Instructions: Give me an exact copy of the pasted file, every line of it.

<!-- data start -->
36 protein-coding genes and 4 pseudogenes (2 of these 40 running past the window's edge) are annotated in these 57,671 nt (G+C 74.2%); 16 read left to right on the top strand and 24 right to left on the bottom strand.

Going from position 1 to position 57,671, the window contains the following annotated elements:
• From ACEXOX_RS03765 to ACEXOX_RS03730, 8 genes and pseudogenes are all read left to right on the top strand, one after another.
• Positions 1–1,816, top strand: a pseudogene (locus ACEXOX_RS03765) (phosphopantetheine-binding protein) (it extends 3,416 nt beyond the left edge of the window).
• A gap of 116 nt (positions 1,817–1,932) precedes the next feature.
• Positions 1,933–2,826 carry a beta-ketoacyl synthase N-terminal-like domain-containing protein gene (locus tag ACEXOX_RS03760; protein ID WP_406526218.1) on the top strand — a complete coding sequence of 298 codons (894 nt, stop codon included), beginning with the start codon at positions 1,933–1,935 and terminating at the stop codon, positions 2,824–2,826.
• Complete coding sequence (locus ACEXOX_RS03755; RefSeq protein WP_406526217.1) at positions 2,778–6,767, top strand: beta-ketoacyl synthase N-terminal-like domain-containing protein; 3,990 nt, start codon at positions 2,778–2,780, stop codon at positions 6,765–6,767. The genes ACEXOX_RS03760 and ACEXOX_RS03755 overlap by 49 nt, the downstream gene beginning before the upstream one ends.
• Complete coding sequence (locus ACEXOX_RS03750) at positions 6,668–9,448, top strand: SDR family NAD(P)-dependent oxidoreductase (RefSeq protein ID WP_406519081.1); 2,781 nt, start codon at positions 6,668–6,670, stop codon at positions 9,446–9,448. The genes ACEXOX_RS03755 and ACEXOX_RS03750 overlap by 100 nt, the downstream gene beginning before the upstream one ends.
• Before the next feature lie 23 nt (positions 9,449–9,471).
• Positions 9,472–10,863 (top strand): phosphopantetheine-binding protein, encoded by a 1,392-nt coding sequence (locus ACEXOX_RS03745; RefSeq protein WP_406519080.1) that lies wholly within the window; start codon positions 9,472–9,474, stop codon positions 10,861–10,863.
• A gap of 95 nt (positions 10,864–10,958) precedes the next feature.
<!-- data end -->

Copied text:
36 protein-coding genes and 4 pseudogenes (2 of these 40 running past the window's edge) are annotated in these 57,671 nt (G+C 74.2%); 16 read left to right on the top strand and 24 right to left on the bottom strand.

Going from position 1 to position 57,671, the window contains the following annotated elements:
• From ACEXOX_RS03765 to ACEXOX_RS03730, 8 genes and pseudogenes are all read left to right on the top strand, one after another.
• Positions 1–1,816, top strand: a pseudogene (locus ACEXOX_RS03765) (phosphopantetheine-binding protein) (it extends 3,416 nt beyond the left edge of the window).
• A gap of 116 nt (positions 1,817–1,932) precedes the next feature.
• Positions 1,933–2,826 carry a beta-ketoacyl synthase N-terminal-like domain-containing protein gene (locus tag ACEXOX_RS03760; protein ID WP_406526218.1) on the top strand — a complete coding sequence of 298 codons (894 nt, stop codon included), beginning with the start codon at positions 1,933–1,935 and terminating at the stop codon, positions 2,824–2,826.
• Complete coding sequence (locus ACEXOX_RS03755; RefSeq protein WP_406526217.1) at positions 2,778–6,767, top strand: beta-ketoacyl synthase N-terminal-like domain-containing protein; 3,990 nt, start codon at positions 2,778–2,780, stop codon at positions 6,765–6,767. The genes ACEXOX_RS03760 and ACEXOX_RS03755 overlap by 49 nt, the downstream gene beginning before the upstream one ends.
• Complete coding sequence (locus ACEXOX_RS03750) at positions 6,668–9,448, top strand: SDR family NAD(P)-dependent oxidoreductase (RefSeq protein ID WP_406519081.1); 2,781 nt, start codon at positions 6,668–6,670, stop codon at positions 9,446–9,448. The genes ACEXOX_RS03755 and ACEXOX_RS03750 overlap by 100 nt, the downstream gene beginning before the upstream one ends.
• Before the next feature lie 23 nt (positions 9,449–9,471).
• Positions 9,472–10,863 (top strand): phosphopantetheine-binding protein, encoded by a 1,392-nt coding sequence (locus ACEXOX_RS03745; RefSeq protein WP_406519080.1) that lies wholly within the window; start codon positions 9,472–9,474, stop codon positions 10,861–10,863.
• A gap of 95 nt (positions 10,864–10,958) precedes the next feature.